the first six of the nine grades of the automatically arising cognitive obscurations.
Because of the exceptional methods of anuttarayoga that dissolve the grosser levels of mental activity on which unawareness about phenomena operates, clear-light nonconceptual cognition of voidness is much easier to reach spontaneously and effortlessly than is yogic nonconceptual cognition of voidness with other methods. Thus, anuttarayoga does not require a second set of zillion eons.
Clear-Light Mental Activity Does Not Produce Appearances of Any of the Four Extreme Modes of Impossible Existence
According to the Nyingma and Sakya explanations in common, yogic nonconceptual cognition of voidness in sutra requires a third set of zillion eons to eliminate forever:
(1) the final three out of nine grades of automatically arising cognitive obscurations.
[For a more advanced discussion, see: Ridding Oneself of the Two Sets of Obscurations in Sutra and Anuttarayoga Tantra According to Nyingma and Sakya. See also: The Five Pathway Minds (Five Paths): Advanced Presentation.]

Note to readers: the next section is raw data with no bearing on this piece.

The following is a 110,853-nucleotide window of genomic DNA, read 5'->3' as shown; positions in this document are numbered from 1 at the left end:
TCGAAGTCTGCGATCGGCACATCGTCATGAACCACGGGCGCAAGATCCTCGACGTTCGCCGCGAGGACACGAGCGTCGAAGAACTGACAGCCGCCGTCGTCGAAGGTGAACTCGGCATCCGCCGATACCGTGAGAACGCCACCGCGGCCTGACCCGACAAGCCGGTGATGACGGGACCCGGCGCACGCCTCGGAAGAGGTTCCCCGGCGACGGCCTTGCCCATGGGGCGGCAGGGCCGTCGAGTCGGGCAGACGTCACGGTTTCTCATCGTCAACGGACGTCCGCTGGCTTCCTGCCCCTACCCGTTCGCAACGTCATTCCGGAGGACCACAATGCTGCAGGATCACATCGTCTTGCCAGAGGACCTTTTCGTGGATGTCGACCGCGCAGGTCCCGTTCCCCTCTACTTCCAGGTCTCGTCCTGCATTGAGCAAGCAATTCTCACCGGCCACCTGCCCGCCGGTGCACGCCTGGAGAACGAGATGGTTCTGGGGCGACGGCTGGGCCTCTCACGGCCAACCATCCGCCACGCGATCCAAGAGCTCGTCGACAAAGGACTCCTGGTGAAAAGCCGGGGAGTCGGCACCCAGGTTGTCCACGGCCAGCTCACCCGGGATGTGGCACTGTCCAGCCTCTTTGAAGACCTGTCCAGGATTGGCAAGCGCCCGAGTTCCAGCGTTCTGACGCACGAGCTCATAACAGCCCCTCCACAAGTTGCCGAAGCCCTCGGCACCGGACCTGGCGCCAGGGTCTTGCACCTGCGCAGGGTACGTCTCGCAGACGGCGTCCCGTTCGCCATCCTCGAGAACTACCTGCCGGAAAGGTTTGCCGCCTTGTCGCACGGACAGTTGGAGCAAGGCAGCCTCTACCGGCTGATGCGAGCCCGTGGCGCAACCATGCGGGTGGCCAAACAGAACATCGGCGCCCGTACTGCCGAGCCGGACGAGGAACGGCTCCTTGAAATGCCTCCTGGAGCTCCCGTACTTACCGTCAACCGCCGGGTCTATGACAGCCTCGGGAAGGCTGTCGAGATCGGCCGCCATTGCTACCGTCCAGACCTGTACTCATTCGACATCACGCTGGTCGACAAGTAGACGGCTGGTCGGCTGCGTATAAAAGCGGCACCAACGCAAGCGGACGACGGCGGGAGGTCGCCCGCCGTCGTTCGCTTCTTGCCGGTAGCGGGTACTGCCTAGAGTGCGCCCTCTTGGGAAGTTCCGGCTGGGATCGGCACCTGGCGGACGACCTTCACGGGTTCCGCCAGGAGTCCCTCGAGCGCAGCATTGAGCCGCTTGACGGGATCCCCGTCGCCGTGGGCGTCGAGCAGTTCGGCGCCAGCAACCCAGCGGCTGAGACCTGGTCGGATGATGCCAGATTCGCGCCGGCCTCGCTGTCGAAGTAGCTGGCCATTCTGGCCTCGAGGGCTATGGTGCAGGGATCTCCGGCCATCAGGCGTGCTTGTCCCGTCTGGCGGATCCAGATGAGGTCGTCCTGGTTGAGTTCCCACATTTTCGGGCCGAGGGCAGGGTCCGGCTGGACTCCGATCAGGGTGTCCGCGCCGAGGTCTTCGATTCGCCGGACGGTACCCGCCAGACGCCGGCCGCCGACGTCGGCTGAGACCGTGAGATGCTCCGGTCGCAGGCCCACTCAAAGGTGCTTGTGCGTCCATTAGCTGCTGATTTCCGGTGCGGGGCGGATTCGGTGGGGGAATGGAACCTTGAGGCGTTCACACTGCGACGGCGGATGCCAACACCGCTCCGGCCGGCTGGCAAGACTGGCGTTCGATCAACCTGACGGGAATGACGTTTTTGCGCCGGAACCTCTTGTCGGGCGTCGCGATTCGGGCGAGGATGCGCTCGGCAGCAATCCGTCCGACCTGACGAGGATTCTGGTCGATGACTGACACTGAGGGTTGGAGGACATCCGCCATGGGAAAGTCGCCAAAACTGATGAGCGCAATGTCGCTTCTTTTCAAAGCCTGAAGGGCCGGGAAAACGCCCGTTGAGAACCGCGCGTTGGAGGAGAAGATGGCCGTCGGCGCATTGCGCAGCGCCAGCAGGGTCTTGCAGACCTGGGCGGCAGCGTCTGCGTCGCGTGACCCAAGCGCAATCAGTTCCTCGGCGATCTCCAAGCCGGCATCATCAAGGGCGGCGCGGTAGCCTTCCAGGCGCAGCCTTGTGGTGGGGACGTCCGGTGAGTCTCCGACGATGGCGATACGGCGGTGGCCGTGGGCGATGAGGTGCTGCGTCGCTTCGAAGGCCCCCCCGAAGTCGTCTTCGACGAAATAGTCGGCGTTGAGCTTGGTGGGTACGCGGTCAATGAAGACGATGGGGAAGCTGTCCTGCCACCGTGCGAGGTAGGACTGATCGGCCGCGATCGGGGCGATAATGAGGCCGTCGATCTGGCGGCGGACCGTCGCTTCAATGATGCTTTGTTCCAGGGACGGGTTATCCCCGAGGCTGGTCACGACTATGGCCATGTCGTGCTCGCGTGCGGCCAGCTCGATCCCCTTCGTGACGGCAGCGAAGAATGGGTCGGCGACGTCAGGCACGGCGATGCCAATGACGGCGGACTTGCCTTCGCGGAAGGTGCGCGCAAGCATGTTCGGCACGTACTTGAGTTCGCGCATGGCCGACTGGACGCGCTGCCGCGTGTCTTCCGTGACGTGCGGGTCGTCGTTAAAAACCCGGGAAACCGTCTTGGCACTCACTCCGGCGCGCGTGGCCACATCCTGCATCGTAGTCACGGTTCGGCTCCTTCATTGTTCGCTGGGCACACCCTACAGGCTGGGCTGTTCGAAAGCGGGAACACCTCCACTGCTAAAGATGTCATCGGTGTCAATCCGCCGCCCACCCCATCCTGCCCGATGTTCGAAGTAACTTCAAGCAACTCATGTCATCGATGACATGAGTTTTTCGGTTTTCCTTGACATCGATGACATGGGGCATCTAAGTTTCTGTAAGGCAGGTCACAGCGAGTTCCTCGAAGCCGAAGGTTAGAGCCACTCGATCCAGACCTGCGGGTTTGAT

Conceptual cognition produces appearances of objects as truly existent “this”s and “that”s. Sensory and mental nonconceptual cognitions produce appearances of objects as not truly existent “ this”s and “that”s. Both appearances are unpurified appearances, because conceptual and nonconceptual cognition of them are both accompanied by unawareness.
Conceptual cognition is accompanied by the unawareness of not knowing how what appears exists and taking it to exist in a manner contradictory to how it actually exists.
Sensory and mental nonconceptual cognitions are accompanied by simply the unawareness of not knowing how what appears actually exists.
The habits of the unawareness included among the emotional obscurations produce the appearances of truly existent “this”s and “that”s during conceptual cognition. The habits of the unawareness included among the cognitive obscurations produce the appearances of objects as not truly “this”s and “that”s.